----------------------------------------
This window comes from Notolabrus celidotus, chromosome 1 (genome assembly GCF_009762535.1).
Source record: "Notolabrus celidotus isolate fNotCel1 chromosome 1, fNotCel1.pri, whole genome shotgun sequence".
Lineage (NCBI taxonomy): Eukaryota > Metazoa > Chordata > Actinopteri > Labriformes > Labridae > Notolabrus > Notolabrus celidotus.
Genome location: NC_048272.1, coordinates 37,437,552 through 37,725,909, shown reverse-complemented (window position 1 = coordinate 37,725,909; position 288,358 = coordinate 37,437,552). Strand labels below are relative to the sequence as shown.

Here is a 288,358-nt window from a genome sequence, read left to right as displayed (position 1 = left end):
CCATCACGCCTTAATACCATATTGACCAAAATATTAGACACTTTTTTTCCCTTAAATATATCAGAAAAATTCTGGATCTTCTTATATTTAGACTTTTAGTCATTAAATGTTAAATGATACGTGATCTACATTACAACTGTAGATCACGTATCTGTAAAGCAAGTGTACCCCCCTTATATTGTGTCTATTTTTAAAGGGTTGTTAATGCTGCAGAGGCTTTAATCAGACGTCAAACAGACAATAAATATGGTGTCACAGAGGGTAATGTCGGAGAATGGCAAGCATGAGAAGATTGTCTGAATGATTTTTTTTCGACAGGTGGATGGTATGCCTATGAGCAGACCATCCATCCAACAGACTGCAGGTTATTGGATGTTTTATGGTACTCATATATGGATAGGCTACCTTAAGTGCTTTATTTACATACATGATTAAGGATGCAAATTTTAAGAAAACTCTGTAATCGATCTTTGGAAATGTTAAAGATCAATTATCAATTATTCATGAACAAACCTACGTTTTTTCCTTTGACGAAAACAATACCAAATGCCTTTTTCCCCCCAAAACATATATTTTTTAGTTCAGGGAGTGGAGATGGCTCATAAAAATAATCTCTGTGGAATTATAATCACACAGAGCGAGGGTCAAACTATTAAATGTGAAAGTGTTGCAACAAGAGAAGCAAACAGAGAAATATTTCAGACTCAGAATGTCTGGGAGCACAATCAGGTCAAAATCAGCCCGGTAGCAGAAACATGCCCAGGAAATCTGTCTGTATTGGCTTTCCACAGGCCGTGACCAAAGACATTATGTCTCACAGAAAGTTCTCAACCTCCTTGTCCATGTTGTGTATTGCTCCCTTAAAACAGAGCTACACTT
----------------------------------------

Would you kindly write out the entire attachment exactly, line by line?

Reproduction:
This window comes from Notolabrus celidotus, chromosome 1 (genome assembly GCF_009762535.1).
Source record: "Notolabrus celidotus isolate fNotCel1 chromosome 1, fNotCel1.pri, whole genome shotgun sequence".
Lineage (NCBI taxonomy): Eukaryota > Metazoa > Chordata > Actinopteri > Labriformes > Labridae > Notolabrus > Notolabrus celidotus.
Genome location: NC_048272.1, coordinates 37,437,552 through 37,725,909, shown reverse-complemented (window position 1 = coordinate 37,725,909; position 288,358 = coordinate 37,437,552). Strand labels below are relative to the sequence as shown.

Here is a 288,358-nt window from a genome sequence, read left to right as displayed (position 1 = left end):
CCATCACGCCTTAATACCATATTGACCAAAATATTAGACACTTTTTTTCCCTTAAATATATCAGAAAAATTCTGGATCTTCTTATATTTAGACTTTTAGTCATTAAATGTTAAATGATACGTGATCTACATTACAACTGTAGATCACGTATCTGTAAAGCAAGTGTACCCCCCTTATATTGTGTCTATTTTTAAAGGGTTGTTAATGCTGCAGAGGCTTTAATCAGACGTCAAACAGACAATAAATATGGTGTCACAGAGGGTAATGTCGGAGAATGGCAAGCATGAGAAGATTGTCTGAATGATTTTTTTTCGACAGGTGGATGGTATGCCTATGAGCAGACCATCCATCCAACAGACTGCAGGTTATTGGATGTTTTATGGTACTCATATATGGATAGGCTACCTTAAGTGCTTTATTTACATACATGATTAAGGATGCAAATTTTAAGAAAACTCTGTAATCGATCTTTGGAAATGTTAAAGATCAATTATCAATTATTCATGAACAAACCTACGTTTTTTCCTTTGACGAAAACAATACCAAATGCCTTTTTCCCCCCAAAACATATATTTTTTAGTTCAGGGAGTGGAGATGGCTCATAAAAATAATCTCTGTGGAATTATAATCACACAGAGCGAGGGTCAAACTATTAAATGTGAAAGTGTTGCAACAAGAGAAGCAAACAGAGAAATATTTCAGACTCAGAATGTCTGGGAGCACAATCAGGTCAAAATCAGCCCGGTAGCAGAAACATGCCCAGGAAATCTGTCTGTATTGGCTTTCCACAGGCCGTGACCAAAGACATTATGTCTCACAGAAAGTTCTCAACCTCCTTGTCCATGTTGTGTATTGCTCCCTTAAAACAGAGCTACACTT